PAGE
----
MIGRATION has become a major issue in Southern Africa as citizens continue to relocate to work and do business in countries that provide better economic opportunities.
However, this movement of people has drawn mixed reactions from across the social divide.
While business has welcomed the influx of the oft skilled immigrants, the situation has not been the same at community level where residents view them as a source of their economic and social problems.
Among a host of their alleged crimes, immigrants are accused of depriving residents of jobs and other opportunities that should be the locals’ entitlement.
The resultant tension from these accusations has often degenerated into violence, leading to loss of lives and the destruction of property.
Yet immigration was not a problem 50 years ago as the majority of people were content to remain in their own countries. But a combination of poor economic policies and intolerance of divergent political views by some governments has been forcing many to leave their homelands and seek a better life in foreign lands.
Analysts interviewed this week blamed bad governance for the crisis that has seen some immigrants staying illegally in some countries, creating conducive conditions for human trafficking and modern-day slavery as some businesses take advantage of their plight and pay them paltry wages.
One of the analysts explained that while there was need to address challenges facing migrants in host countries through interventions such as special permits, as well as reviewing and amending laws and policies on migration, it was also important to understand that most people are forced to leave their countries by unchanging economic situations triggered by complex and equally unchanging political circumstances.
Such challenges require a regional approach to help address the underlying causes which have triggered complex migration trends that are not always easy to manage or regulate, the analyst added. This, he further said, could help ensure that some countries do not end up with a refugee crisis and social upheaval pitting the migrants against locals.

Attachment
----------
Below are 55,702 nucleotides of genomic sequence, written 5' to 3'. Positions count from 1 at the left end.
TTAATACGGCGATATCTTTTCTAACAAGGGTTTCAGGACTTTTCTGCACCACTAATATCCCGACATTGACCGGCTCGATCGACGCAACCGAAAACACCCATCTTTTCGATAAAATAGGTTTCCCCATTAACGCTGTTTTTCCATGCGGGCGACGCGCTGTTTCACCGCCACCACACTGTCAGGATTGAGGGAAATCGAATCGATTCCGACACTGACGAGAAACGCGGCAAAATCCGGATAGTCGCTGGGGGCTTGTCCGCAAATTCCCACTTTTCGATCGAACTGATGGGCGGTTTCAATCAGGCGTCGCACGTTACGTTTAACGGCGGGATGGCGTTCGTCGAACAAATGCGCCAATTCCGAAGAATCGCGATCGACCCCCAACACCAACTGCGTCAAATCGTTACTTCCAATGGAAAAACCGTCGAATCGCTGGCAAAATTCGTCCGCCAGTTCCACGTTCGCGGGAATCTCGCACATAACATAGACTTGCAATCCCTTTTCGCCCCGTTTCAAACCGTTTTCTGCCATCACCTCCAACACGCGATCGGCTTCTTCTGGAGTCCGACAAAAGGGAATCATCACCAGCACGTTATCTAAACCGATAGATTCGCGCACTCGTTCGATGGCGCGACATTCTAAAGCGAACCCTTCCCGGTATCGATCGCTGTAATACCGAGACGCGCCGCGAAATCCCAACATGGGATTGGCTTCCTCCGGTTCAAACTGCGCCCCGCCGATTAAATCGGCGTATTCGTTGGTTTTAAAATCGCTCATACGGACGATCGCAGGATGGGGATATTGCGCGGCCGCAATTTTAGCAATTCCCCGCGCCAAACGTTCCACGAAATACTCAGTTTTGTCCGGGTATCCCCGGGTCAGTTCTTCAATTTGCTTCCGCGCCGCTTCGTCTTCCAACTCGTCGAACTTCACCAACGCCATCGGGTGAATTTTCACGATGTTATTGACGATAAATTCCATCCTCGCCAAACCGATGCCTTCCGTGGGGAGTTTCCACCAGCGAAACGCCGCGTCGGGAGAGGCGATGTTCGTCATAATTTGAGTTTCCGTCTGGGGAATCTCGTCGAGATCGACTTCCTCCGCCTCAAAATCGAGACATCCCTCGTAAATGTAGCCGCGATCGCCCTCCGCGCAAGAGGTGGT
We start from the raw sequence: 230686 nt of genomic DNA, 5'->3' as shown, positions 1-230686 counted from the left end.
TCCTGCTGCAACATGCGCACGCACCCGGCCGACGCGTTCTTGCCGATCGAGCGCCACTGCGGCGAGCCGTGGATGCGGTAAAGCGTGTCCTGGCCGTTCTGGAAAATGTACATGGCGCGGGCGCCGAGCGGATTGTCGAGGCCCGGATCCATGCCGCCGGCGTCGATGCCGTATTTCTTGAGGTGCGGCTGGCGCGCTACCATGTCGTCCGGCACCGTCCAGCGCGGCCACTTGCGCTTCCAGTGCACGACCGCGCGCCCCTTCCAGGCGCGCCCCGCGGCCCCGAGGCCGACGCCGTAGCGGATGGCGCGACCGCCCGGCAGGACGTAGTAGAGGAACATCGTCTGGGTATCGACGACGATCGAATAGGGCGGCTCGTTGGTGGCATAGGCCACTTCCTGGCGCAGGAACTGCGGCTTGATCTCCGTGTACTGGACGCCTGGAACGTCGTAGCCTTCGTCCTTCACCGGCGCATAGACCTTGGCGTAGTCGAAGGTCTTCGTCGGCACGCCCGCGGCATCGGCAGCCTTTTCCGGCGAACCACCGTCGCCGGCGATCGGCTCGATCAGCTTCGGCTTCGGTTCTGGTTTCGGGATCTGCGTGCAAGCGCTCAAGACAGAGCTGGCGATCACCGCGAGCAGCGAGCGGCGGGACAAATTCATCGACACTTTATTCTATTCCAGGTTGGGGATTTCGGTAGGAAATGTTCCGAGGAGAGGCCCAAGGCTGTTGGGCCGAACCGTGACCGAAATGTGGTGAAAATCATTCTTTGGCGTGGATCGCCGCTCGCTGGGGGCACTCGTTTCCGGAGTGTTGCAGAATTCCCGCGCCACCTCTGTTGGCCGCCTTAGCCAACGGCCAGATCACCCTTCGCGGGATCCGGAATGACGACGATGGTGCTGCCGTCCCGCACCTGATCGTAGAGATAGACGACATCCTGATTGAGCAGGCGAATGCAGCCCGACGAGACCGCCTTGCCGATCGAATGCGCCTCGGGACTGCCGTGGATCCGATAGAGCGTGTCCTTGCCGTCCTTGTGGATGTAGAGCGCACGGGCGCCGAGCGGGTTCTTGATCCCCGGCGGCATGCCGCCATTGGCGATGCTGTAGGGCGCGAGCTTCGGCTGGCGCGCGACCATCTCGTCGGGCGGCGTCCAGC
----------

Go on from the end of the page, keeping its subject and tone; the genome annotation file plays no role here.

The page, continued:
From 28 November to 1 December, the Council of the International Organisation for Migration (IOM) held its 108th Session in Geneva, Switzerland, to discuss trends in the development of migration processes and celebrate the anniversary of IOM joining the United Nations. The Session also discussed the state of the consultation process on the elaboration of the Global Compact for safe, orderly and regular migration as well as IOM’s programme for 2018.
The session was attended by representatives of member states, including Lesotho, international organisations including the African Union, and observers.
In an interview with the Lesotho Times this week, the Commissioner for Refugees and focal person on migration and development issues based at the Ministry of Home Affairs, Mohlolo Lerotholi, said issues of migration in Southern Africa have become more important now than ever before.
More than 20 000 migrants enter and transit across the Southern African region every year.
“Migration issues have become more important because of both the negative and positive impacts they pose if not properly managed. Some countries are losing skills at very high rates while poorly regulated migration is also posing various social challenges in some countries of destination. However, there can be more benefits in both countries of origin and destination if countries can agree to work together to ensure a win-win situation,” Mr Lerotholi said.
Most countries losing skills, he said giving an example of Lesotho, invest a lot in educating young people, with some training abroad.
“Some of these students do not return to Lesotho after completing their studies. While the Government of Lesotho cannot deprive them the right to stay in countries of their choice, there should be an agreement between Lesotho and those countries to ensure that the country of origin does not continue losing out by training for other countries,” he noted.